First off, let me just say I got a ton of response to my gmail photo invites thing and among the entries I got far too many good ones to pick just a few. I actually used gmail’s built-in tools to track everything. By labeling all incoming entries, I can see in one click that 118 people sent a photo link in. Of those, I put a star next to 36 I liked on first view. Of those, I narrowed them down to 31. Among those 31, there was something compelling about the colors, lighting, and/or subject matter and any one of ten could have had the top spots. I’m going with my gut reaction on first viewing but here are the three winning entries:
It was really hard to pick the top three, as any one of these could have also been there. If I had more invites to give out, I would have thrown them all into this list, in no particular order:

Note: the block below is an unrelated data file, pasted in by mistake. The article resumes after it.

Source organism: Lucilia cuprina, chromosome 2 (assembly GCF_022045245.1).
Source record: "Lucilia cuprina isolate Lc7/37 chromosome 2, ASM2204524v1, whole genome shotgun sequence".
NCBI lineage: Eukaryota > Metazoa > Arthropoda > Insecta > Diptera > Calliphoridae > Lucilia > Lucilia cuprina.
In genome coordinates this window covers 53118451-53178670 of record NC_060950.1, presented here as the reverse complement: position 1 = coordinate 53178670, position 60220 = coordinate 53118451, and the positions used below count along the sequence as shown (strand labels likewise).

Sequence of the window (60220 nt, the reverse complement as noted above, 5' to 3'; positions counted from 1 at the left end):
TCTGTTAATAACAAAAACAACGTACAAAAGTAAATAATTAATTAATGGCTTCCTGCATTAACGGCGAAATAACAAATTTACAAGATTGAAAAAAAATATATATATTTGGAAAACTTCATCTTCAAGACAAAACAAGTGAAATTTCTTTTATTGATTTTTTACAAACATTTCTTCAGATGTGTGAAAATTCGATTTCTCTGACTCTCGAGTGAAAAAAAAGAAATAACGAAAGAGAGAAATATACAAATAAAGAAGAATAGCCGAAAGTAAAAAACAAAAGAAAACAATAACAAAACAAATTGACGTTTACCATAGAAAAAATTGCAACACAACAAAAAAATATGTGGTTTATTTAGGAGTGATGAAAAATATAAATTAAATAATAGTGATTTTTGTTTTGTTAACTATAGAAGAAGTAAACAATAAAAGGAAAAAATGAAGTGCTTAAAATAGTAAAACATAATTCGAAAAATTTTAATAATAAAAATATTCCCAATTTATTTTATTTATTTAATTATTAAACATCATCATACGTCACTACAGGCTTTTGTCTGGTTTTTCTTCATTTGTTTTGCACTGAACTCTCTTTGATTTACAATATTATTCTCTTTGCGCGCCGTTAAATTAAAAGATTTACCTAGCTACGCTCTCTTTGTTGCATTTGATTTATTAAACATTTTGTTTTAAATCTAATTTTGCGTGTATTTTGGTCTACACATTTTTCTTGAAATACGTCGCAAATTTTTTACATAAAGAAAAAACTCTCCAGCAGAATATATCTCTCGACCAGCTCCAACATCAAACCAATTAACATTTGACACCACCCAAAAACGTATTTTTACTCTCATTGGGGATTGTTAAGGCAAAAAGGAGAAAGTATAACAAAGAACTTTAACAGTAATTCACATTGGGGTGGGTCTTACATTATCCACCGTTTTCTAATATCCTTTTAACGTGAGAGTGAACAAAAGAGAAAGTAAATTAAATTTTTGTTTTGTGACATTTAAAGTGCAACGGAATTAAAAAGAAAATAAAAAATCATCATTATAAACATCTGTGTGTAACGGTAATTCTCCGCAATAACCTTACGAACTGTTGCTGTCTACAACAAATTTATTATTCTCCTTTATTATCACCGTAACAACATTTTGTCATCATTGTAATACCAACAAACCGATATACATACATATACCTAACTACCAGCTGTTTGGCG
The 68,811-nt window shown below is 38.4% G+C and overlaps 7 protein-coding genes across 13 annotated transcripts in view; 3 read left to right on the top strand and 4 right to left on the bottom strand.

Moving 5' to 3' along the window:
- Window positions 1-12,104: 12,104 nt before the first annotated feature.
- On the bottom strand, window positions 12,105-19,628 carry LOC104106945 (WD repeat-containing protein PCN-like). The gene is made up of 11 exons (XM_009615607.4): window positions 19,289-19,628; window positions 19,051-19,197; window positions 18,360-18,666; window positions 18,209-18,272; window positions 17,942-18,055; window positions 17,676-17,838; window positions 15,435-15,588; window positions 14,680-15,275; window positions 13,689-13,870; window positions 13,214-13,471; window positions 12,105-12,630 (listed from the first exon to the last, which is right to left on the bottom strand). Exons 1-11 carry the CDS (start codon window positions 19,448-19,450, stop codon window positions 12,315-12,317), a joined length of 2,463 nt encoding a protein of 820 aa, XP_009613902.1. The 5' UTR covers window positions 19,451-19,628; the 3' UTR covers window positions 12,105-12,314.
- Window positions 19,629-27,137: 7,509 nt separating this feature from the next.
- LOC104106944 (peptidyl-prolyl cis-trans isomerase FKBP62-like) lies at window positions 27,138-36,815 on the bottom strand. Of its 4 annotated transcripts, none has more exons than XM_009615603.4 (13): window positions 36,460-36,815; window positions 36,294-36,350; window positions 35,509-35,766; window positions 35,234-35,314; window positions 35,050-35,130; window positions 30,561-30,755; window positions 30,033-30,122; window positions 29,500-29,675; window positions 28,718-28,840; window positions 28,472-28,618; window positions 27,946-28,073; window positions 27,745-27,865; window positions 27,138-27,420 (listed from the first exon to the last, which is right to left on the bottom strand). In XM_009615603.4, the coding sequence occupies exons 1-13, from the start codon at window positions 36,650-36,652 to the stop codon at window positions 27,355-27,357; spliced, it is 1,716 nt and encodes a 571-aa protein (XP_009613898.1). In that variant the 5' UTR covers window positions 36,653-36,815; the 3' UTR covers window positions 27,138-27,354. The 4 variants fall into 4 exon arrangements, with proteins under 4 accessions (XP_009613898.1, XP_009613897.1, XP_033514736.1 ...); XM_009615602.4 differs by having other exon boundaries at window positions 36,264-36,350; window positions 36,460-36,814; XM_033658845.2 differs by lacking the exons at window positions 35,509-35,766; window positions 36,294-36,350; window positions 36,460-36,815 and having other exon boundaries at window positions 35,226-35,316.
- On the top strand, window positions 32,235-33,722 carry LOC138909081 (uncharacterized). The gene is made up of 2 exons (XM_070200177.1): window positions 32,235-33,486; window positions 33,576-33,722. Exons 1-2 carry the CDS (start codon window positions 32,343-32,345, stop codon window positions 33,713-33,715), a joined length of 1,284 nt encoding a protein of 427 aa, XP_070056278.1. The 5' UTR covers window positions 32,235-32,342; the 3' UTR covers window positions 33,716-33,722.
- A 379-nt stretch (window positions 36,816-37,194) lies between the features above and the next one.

I learned some things in this experiment. The biggest one is that when I said “send in your best photo” I figured that meant the best composition with the best lighting and most technically superior image. What most people sent was their finest memory captured on film, regardless of photo quality. It was eye-opening to me, and told me a lot about over a hundred strangers. I got to see many, many photos from vacations and untold numbers of sunsets. It’s a fantastic way to experience meaningful moments in peoples’ lives, by seeing these photos. I’ve been getting way too far into the technical side of photography for the last year or two and forgot that photography is first and foremost a way to record memories.
Overall, I got to see (and share here) many wonderful photos and memories from those that sent them in. I wish I had more invites to give and thank everyone for participating.